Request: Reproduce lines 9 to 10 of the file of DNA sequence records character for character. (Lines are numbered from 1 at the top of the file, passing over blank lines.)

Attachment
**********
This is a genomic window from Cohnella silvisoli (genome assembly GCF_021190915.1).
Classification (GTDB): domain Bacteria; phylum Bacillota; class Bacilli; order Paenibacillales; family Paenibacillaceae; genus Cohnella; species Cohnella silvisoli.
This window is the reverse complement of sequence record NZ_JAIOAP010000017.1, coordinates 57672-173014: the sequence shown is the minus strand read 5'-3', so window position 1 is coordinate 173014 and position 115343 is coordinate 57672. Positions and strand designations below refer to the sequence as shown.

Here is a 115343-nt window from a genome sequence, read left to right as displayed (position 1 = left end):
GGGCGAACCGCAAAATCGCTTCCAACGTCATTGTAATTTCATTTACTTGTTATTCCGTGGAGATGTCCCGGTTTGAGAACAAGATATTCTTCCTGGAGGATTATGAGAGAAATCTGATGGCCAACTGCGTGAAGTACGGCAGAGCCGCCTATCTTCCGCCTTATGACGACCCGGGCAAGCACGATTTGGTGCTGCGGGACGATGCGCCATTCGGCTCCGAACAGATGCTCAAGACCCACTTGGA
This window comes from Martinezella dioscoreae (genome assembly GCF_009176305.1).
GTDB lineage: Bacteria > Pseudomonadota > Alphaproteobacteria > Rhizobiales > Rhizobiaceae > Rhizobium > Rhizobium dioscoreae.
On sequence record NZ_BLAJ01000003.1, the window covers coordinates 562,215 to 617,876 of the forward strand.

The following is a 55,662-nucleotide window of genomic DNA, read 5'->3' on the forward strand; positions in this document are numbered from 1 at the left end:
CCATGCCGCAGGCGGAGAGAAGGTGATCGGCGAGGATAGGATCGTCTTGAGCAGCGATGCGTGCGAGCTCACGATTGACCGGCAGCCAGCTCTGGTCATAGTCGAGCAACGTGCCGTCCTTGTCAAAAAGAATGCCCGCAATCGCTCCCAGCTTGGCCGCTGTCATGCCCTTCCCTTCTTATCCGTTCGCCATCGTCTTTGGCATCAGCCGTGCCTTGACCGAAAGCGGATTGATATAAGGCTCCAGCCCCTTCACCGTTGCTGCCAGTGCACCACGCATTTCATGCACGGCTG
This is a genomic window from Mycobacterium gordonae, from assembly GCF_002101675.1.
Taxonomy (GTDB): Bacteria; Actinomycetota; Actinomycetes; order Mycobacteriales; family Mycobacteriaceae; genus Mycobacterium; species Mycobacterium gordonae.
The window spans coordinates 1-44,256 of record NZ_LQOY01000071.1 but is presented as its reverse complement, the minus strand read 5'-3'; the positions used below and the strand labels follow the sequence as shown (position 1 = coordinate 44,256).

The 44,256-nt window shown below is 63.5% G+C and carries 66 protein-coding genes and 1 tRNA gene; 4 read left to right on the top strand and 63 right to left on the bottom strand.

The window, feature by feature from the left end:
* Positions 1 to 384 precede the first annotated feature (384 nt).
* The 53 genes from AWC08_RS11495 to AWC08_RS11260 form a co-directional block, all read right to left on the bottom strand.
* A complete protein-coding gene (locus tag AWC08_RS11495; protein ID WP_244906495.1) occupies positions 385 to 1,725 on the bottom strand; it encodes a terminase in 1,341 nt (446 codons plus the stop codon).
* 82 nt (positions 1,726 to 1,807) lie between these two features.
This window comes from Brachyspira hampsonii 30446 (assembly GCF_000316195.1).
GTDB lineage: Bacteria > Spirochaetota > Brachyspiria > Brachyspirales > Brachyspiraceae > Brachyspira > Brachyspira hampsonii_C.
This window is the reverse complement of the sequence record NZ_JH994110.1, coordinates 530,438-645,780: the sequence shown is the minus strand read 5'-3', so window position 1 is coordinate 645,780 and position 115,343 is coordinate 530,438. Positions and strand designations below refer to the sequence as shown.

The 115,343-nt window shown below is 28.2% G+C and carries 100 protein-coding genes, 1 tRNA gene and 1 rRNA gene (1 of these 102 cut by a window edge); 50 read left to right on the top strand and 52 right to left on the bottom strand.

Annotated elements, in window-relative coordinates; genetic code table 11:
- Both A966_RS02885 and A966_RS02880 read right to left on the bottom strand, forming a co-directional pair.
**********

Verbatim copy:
The following is a 55,662-nucleotide window of genomic DNA, read 5'->3' on the forward strand; positions in this document are numbered from 1 at the left end:
CCATGCCGCAGGCGGAGAGAAGGTGATCGGCGAGGATAGGATCGTCTTGAGCAGCGATGCGTGCGAGCTCACGATTGACCGGCAGCCAGCTCTGGTCATAGTCGAGCAACGTGCCGTCCTTGTCAAAAAGAATGCCCGCAATCGCTCCCAGCTTGGCCGCTGTCATGCCCTTCCCTTCTTATCCGTTCGCCATCGTCTTTGGCATCAGCCGTGCCTTGACCGAAAGCGGATTGATATAAGGCTCCAGCCCCTTCACCGTTGCTGCCAGTGCACCACGCATTTCATGCACGGCTG